811.20 Defense (M) Spain/408: Telegram

The Ambassador in Spain (Hayes) to the Secretary of State

14. Your 1482, December 24, 9 p.m. I consider our purposes can best be served by having Spaniards negotiate with French North African representation in Madrid and the promise of North African goods is the only bait sufficiently attractive to induce Spain to recognize [Page 4] French representation here. Eventually French representatives could take over French refugee problem using funds derived from such commercial transactions. They could also assist the Giraud5 Government in other ways and would be a valuable channel to us for military information from France. In the absence of at least informal recognition French now here working for us may become subject to persecution. Spaniards may insist on subterfuge that French representatives are acting for the Sherifian Government.6

The French should be supported in their efforts to acquire materials from Spain for the needs of North Africa; this might be extended into a triangular arrangement by which some of our own Lease Lend civilian supplies can come from Spain.
By proper control we could attain the desired objectives for our own purchase supply program. British would continue to exercise navicert control but we believe acquisition of entire exportable surplus of French North African commodities would increase our control and provide reason for British and ourselves to participate in French-Spanish negotiations. Such quantities of French material as we may wish to allocate to Spain in return for Spanish merchandise should be earmarked.
Unlikely Spaniards would agree to our acting as purchasing agents for them; they have in mind using private Spanish sources to conduct negotiations with Rabat thus side-stepping the question of recognition. This should be resisted by the French with our support.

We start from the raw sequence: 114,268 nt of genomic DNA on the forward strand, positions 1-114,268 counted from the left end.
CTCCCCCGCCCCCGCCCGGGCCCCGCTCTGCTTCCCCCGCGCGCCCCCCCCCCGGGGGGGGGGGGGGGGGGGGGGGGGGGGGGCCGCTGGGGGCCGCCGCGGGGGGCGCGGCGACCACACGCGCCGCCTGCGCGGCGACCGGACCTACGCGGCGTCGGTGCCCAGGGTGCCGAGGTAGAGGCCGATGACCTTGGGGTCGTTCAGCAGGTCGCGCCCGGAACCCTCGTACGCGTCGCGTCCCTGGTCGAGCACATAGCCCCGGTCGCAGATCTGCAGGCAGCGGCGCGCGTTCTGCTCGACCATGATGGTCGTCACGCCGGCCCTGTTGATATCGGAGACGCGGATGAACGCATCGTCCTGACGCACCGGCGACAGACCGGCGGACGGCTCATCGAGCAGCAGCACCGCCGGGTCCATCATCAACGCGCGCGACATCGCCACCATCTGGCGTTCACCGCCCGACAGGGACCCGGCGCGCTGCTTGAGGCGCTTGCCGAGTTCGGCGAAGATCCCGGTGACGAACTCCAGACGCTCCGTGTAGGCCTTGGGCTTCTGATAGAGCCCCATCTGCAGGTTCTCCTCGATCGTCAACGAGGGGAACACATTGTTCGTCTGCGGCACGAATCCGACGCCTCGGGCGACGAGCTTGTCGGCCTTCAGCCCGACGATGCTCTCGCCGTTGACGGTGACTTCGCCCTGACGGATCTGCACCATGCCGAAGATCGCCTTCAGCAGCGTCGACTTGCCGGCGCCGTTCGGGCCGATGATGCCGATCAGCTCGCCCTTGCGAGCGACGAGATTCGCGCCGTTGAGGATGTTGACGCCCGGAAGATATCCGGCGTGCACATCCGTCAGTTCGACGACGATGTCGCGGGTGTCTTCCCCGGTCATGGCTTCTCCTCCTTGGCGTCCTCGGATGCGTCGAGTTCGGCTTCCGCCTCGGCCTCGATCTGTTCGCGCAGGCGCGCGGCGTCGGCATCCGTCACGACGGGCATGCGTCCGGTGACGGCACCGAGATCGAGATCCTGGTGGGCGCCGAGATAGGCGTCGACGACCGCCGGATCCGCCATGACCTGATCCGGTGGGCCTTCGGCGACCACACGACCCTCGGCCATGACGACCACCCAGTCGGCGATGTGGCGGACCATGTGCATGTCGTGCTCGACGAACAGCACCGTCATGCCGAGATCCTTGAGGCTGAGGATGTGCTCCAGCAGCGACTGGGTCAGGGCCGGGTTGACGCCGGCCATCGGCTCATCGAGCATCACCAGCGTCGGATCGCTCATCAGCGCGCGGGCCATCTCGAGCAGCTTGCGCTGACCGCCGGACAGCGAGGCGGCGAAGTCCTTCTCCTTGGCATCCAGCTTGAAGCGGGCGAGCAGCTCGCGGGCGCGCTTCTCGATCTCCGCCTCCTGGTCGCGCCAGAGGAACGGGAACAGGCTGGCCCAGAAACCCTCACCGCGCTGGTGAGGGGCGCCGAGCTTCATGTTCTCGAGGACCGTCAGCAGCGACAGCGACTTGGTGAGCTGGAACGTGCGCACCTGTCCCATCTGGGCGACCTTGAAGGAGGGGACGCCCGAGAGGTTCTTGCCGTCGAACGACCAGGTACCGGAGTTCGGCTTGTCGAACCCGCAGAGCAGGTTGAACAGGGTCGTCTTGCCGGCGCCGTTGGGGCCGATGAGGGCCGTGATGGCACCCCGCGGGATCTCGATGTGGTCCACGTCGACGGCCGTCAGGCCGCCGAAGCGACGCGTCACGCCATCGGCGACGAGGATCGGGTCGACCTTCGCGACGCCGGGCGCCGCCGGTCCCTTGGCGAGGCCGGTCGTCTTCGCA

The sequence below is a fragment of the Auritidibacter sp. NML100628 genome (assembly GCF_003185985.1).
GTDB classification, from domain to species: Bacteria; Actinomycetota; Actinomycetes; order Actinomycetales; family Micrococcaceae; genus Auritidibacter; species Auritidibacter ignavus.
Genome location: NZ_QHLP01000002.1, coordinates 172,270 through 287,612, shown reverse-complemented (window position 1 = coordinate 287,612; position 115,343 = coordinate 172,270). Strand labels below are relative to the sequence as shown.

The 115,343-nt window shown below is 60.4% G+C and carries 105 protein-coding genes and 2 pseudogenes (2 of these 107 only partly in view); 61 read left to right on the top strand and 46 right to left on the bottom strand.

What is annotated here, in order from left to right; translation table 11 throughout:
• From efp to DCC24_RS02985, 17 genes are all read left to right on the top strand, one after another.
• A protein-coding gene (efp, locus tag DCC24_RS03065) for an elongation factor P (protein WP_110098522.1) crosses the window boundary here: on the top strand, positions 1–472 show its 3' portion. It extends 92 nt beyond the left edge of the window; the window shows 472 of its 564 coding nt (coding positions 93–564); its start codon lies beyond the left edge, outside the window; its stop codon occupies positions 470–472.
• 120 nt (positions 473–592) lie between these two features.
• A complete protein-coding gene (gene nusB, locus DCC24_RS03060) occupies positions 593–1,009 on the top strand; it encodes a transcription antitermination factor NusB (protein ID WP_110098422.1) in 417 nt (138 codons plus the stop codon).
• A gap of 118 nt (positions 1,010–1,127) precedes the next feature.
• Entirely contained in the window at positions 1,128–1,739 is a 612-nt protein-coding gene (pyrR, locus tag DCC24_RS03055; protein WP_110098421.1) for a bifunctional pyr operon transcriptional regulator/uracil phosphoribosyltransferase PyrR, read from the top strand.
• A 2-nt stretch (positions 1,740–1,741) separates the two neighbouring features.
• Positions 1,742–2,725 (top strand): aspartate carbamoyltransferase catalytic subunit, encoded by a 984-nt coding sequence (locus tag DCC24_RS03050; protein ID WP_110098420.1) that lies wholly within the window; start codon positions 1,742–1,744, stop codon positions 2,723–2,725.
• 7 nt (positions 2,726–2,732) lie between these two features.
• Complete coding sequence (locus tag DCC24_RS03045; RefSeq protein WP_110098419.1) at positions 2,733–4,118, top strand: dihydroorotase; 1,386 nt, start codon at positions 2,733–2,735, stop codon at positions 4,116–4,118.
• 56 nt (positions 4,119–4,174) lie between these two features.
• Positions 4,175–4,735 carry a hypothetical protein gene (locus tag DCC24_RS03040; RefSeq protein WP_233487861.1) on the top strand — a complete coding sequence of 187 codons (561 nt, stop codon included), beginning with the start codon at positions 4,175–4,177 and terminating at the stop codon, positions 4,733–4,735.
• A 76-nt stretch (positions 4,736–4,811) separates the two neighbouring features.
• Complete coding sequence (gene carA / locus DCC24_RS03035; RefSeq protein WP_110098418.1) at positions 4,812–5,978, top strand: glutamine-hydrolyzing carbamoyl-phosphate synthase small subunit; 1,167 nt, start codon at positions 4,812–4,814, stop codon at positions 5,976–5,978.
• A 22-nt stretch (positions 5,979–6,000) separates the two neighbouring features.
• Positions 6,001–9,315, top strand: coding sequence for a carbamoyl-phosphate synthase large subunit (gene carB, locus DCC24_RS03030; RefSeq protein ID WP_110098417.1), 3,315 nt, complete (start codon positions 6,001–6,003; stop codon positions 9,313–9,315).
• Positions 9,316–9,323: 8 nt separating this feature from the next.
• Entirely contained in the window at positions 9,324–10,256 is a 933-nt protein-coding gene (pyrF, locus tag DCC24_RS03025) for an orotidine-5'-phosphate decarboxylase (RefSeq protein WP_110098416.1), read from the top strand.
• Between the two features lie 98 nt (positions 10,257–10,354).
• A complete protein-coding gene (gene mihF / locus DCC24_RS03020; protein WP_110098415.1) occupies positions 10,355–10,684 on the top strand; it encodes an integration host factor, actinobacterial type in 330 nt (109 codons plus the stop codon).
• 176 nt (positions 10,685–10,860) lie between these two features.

The British Embassy agrees in principle to above with reservation that French negotiations [negotiators?] should be acceptable to us. We disagree with this reservation as we believe French should be free to select their own negotiators so long as we have veto power.
The Rabat commercial agreements services recently authorized Pettit, former Commercial Counselor, (see my 2132, December 26, 2 p.m.7) provisionally to open discussions with Spaniards to supply the quantities of materials set forth in the above mentioned desiderata. Apparently Algiers concurred. The British do not favor Pettit but we consider him satisfactory.
If you concur that French representation desirable I suggest Murphy be requested to inform Algiers Government that we must participate in discussions here and that their program should be integrated with ours.

From preliminary material available to us we understand that under the 1941 agreement the Spaniards obtained from North Africa 1,200 tons wheat of 6,000 promised; 2,100 tons barley of 5,000 promised; [Page 5] 250 tons antimony; 500,000 tons phosphates of 520,000 promised in that and supplementary agreement; manganese none; small quantities of beans; sorghum; millet and fodder; cattle and approximately 3,000,000 francs sundries. Spain supplied a small tonnage of potash; 4,500 tons of pyrites; 525 tons chemicals including turpentine and rosin; 21 tons batteries; 30,000,000 francs wool textiles; 27,300,000 francs rayon textiles; 3,600 tons salt, small quantities of matches; beer bottles; sandals and 1,700,000 francs sundries. In a new agreement under consideration when invasion occurred Spain desired 200,000 tons of phosphates (in addition to 200,000 advanced under supplementary agreement); 400 tons antimony; 2,000 tons broad beans; 5,000 tons of chick peas; 2,000 tons linseed; 2,000 tons canary seed; 12,000 boxes eggs; 4,000 tons of smoked and salted fish; 3,000 tons clay; 10,000 tons alfalfa and, (to be applied against textile exports): 250 tons of cotton; 1,000 tons of wool; 500 tons of wool waste. Spain also desires as much barley as can be supplied.

  1. Henri Giraud, High Commissioner of French North Africa.
  2. Government of the Sultan of Morocco.
  3. Not printed.